Home > News > Archive > 27th September 2005

Historic medal for cyclist

Courtesy of Te Awamutu Courier
Peter Latham
PETER LATHAM on the way to his bronze medal in Madrid. Photo supplied.

By Colin Thorsen

Te Awamutu’s Peter Latham has arrived on the world cycling stage. The 24-year-old produced a sensational ride to finish third in the men’s under-23, 37.9km, time trial in Madrid on Thursday.

He is the first New Zealand senior male rider to ever win a medal at the world road championships. Jeremy Yates won the world junior road title in 2001.

One of the first to congratulate Latham was his coach Graham Bunn, an accountant for the Otorohanga District Council.

“I was up at 3am for live updates on the internet. As soon as the result was posted, I was on the phone to him.”

Latham said: “I went as hard as I could, I can’t believe that I’m here on the podium. It is pretty surreal. In a time trial you just go as hard as you can and you finish where you do. Beforehand, I didn’t really know what to expect. I was hoping to ride well and gain a top 10 placing at best, but this is better than I hoped.”

Bunn has been coaching Latham and his Te Awamutu Sports clubmate Tim Gudsell since they were first year under-17 riders.

“It’s been an awesome journey. It’s mindblowing to think Pete’s the third best senior under-23 time triallist in the world.”

To put his achievement in perspective - the winner, Russian Mikhail Ignatiev, is a superstar. He is an Olympic gold medallist in the points race and double junior world champion in both the time trial and road race. Latham’s time of 48m 01.61s was only three seconds behind the silver medallist, Ukranian Dmytro Grabovskyy, the current European champion, and 13 seconds clear of the fourth placed rider.

Gudsell finished a creditable 24th in 50m 06.41s in a field of 59.

It was the best result of Latham’s career and topped a good year. He finished fourth, along with Greg Henderson, James Allen and Marc Ryan in the teams pursuit at the track world championships in Los Angeles in March.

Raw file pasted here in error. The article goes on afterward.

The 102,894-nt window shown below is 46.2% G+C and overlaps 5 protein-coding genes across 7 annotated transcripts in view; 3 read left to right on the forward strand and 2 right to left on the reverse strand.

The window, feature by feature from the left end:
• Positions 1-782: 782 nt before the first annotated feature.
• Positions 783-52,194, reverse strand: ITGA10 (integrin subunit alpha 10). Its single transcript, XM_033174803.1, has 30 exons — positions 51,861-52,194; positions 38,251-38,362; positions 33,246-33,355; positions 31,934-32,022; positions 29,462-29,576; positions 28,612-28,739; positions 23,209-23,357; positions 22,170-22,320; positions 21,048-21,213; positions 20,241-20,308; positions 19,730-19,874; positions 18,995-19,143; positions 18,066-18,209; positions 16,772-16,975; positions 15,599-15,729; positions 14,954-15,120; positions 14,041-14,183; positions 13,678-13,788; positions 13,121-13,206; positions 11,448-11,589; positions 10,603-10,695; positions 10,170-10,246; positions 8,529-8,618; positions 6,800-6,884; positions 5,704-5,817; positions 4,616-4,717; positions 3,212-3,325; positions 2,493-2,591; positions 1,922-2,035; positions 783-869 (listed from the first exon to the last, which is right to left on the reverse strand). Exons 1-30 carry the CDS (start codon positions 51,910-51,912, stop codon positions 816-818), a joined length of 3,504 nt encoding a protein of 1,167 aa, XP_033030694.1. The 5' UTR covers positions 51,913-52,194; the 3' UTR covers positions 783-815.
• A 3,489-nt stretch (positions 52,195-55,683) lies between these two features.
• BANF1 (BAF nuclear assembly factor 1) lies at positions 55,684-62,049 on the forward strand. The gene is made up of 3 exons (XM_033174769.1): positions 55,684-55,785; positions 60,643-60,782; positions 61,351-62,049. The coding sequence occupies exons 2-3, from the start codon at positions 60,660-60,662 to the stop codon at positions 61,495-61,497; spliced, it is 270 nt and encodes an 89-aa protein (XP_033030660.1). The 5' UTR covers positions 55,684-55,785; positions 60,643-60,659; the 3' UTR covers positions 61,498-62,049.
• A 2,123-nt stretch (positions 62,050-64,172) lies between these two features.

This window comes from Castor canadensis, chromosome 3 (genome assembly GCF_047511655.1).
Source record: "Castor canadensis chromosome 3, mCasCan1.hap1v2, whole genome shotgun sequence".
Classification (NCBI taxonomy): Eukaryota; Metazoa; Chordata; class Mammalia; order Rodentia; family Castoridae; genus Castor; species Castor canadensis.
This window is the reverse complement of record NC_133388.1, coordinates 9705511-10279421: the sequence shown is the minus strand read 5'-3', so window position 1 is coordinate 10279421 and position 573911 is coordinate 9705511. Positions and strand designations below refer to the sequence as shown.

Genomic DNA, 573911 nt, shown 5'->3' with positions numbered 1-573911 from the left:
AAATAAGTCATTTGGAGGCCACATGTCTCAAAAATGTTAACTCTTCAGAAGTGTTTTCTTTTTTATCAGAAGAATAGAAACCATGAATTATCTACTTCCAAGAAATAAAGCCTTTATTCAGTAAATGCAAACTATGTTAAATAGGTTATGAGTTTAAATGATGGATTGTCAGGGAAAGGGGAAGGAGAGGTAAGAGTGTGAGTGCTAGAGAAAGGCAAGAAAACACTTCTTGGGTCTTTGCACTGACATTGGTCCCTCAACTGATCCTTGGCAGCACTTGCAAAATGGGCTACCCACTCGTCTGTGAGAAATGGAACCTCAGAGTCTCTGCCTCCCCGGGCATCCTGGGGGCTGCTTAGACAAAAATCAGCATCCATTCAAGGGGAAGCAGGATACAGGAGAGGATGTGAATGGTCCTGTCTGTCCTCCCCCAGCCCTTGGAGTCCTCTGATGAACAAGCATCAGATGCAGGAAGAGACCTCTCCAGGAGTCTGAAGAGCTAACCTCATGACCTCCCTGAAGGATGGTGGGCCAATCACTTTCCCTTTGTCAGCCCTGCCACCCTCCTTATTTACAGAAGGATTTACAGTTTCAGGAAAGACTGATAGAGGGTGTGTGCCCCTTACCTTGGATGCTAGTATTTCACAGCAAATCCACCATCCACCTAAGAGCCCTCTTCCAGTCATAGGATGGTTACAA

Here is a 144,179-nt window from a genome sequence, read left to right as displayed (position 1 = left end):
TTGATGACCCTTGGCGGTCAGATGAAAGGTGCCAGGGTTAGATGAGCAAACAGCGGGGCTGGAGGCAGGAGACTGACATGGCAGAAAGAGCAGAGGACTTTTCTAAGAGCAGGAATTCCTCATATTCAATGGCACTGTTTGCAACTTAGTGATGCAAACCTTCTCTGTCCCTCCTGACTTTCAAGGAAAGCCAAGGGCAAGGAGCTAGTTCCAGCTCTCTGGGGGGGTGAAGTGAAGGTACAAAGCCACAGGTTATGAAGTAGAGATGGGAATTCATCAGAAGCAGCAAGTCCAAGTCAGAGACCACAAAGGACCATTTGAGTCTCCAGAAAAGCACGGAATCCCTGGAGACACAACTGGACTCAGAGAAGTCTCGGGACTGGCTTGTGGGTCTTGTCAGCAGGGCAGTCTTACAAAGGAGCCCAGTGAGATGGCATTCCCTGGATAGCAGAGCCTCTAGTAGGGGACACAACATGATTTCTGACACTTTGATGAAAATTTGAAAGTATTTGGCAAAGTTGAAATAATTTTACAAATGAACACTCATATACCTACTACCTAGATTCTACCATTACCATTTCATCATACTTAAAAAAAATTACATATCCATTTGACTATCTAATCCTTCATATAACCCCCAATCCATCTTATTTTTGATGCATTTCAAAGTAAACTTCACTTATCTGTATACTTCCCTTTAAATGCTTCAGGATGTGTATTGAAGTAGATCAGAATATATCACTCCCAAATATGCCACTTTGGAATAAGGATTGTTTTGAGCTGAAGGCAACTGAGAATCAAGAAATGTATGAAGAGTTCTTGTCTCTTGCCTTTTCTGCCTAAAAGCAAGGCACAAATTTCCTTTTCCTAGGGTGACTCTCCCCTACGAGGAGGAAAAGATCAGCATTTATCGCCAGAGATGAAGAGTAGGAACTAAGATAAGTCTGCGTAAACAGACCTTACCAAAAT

Latham, based in France with an amateur team this year, has had a huge month in the hot-bed of European racing. He won his first race on September 10-11, taking out the Three Jours De Cherbourg. It was another stunning performance. All the division one French teams were competing, along with Belgium and Dutch teams. As well as winning on general classification, Latham was second in the tour time trial, finishing a mere .26 of a second behind the winner, Australian Mark Jamieson.

Bunn says his protege is racing at a lean 67kg - the lightest he has been since his days in junior ranks. With Latham racing overseas for much of the year, Bunn has now taken on more of a mentor role. Latham’s parents, David and Gill, received a 4.30am call on Thursday from their elated son. “He’s done tremendously well - all credit to him. He’s put the hard yards in,” David Latham says.

The other New Zealander in action on day one at the worlds, Te Awamutu Sports’ Melissa Holt, finished 26th of the 39 starters in the elite women’s time trial.

See later results page 21 of today's Courier (PDF)